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TechTatva’20—Electrific

Fast Wits First

Nilay  Aundhe | Staff Writer

 

Fast Wits First gave electronic geeks a platform to manifest their knowledge of math and the fundamentals of Electronics. The event was divided into three rounds. The first two were held on an app called Kahoot. The basis of these two rounds was to filter the participants. With varying levels of difficulty, the two rounds’ overall structure remained the same and revolved around the topics mentioned above. In the second round, the participants had a maximum of four minutes per question. The third round was an entirely different game. All the finalists had to answer one given question through a Zoom call in a fixed time period. The questions were theoretical and tested the participants’ ability to apply the fundamentals they learnt. 

 

Fast Wits First is an entirely new event, and we have tried to make normal quizzes more exciting by bringing in the time-aspect to it and scoring them based on the time they took to solve each question. Conducting such an event online was definitely not easy—the single reason being lack of publicity. All the organisers, CCs, and us event heads worked really hard to get participants, and in the end, we actually had close to 50 participants, which was actually more than what we expected. My team and I had a lot of fun organising it, and with the feedback we got, we can confidently say that participants also enjoyed it a lot,” said Akhil Yadav Katam, event head for Fast Wits First. Although new to the game, this event was greeted with heaps of excitement from the participants.

Cirwords

Shrijani Manna | Staff Writer

 

Held in two rounds, Cirwords ran across the second and third days of TechTatva. In the first round, eight teams comprising four members each sweated over a technical crossword to reach the final round. The organisers created a Discord channel to facilitate communication between the team members. Based on a meticulous scoring system, four teams ascended to the finals.

 

The finale witnessed the teams rack their brains through various Arduino programs and electrical components to model a circuit on Tinkercad. They could request the organisers for clues by sacrificing two points per hint. Bound by the same time constraints as the first round, the teams forged ahead through recurring software glitches. The winner and the runner-up were rewarded with cash prizes.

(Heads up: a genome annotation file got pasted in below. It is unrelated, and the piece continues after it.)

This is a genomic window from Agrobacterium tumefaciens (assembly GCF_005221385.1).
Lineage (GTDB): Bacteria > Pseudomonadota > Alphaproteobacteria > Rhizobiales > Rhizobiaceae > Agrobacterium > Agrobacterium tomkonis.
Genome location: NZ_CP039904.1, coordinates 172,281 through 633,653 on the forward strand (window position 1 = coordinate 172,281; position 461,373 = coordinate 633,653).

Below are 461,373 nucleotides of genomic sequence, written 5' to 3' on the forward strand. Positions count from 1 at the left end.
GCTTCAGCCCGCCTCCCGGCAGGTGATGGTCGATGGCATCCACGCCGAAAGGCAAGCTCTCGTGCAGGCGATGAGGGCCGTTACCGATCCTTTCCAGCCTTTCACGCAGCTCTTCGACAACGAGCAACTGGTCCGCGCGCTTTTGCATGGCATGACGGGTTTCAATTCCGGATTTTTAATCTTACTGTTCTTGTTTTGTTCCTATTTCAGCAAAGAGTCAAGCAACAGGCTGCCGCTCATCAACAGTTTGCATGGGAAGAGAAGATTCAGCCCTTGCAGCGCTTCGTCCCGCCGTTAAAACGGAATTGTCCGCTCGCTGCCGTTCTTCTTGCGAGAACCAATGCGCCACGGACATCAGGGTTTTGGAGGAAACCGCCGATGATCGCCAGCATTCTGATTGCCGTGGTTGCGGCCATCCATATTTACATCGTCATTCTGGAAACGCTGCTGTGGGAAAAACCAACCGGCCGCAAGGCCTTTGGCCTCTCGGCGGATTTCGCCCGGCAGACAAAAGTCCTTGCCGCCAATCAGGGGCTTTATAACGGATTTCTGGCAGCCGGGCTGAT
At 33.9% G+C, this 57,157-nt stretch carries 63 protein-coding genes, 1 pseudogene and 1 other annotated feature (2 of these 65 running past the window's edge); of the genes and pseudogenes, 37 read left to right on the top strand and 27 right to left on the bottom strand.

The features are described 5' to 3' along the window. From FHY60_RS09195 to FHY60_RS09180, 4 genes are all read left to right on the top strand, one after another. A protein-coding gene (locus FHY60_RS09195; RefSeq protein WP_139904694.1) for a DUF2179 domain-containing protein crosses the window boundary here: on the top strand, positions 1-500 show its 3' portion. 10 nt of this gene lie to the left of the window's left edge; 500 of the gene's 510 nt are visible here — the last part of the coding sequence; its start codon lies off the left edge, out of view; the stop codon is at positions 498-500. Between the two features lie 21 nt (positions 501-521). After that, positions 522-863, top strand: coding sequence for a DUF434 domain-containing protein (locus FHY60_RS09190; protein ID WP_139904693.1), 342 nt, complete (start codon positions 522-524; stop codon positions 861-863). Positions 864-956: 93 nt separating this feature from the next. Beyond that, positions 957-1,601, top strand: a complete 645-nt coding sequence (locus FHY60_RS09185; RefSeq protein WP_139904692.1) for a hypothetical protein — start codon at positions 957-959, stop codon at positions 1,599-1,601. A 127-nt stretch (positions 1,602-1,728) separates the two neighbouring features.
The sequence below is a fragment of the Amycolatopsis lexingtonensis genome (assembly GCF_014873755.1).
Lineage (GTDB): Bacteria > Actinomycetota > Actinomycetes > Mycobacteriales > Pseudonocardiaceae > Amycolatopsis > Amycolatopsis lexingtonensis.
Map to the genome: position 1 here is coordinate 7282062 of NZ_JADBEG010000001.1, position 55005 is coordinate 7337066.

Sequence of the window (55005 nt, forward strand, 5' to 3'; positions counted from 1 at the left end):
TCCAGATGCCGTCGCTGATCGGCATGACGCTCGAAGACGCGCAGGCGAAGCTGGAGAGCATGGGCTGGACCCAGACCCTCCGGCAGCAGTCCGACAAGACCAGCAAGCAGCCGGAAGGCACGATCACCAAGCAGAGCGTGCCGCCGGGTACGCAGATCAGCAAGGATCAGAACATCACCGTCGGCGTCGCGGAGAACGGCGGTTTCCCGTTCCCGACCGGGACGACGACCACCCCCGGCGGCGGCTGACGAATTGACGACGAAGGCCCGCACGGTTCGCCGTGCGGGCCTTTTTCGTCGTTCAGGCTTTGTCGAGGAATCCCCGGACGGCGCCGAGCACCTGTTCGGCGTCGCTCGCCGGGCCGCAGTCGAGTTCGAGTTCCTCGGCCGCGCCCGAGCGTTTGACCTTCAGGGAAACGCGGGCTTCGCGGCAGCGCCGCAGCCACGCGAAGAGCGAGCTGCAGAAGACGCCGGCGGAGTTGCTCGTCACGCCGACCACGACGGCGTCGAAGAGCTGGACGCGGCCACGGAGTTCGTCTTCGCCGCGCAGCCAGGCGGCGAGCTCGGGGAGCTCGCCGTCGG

“Well, finding a common platform for everyone was almost a nightmare. Thankfully our category had amazing event heads who’ve beautifully designed events and organisers who’ve handled their duties to utmost perfection. The offline fest definitely allowed us better communication in the rooms without having to ask if we were audible a hundred times. On the other hand, online conduction saved us a lot of time as we had to just make a call on Teams to communicate and not hold a meeting in the academic area,” remarked Pousha Prabhu, the core committee member of Electrific, on conducting the event online. Overall, this event entertained all the young enthusiasts of technology and strengthened their tech-related acumen.

Electrocards

Renuka Basawa | Staff Writer

 

Electrocards was conducted via Google Meet on the last two days of the fest from 3-5 pm on both days. Split into two rounds, the event was based on the card game, UNO. The first round—the UNO Trading of the Components—had three sub-rounds. The first sub-round consisted of a UNO game played among two to three participants with one organiser. The first rankers would qualify for the third sub-round, Trading, and second rankers would go to the second sub-round, Final Eliminator. The third rankers were eliminated. 

 

Before the Trading round, the participants received a list of components present in the circuits of the final round. The first rankers received a disadvantage of two random circuit components, while the second rankers got three random circuit components. Participants had to fill their quota of components needed for their circuit by mutual trading in the third round. Those who failed to mutually trade had to trade with the organiser for one disadvantage in the final round. Only eight out of thirteen participants qualified for the final round. 

 

In the final round, Rigging Up of Circuit, all the contestants collected their circuits using the Proteus software. This round tested their time management and supplementary skills. The one who submitted the screen-recorded video of the simulation with the proper waveform and circuit won the event. “Fun, exciting, and electrifying would be the exact description of Electrocards,” said the event organiser Ganesh. With a healthy dose of nostalgia, this event stacked the cards in favour of those with a penchant for technology.

 

Circuitrix

Sohan Angelo | Staff Writer

 

In Circuitrix, participants tried their hand at building efficient electrical circuits. Conducted by IEE&E, this event tugged at their basics in the subject of electronics. Over two rounds, their skills were put to the test. In the first round, each team had to design a circuit that produced a desirable output when given an input. Only hand-drawn circuits submitted through Google Forms were accepted.

 

The second round was held in a similar fashion over a Zoom call. Only this time, the circuits were fabricated and simulated while being simultaneously proctored by the judges. The criteria for evaluation were the feasibility of the circuit, the correctness of the output waveform, and the time taken for construction. All in all, this event was the ideal amalgamation of dexterity and promptness.

Image Credits: Electrific

Featured Image Credits: Social Media and Graphics, TechTatva’20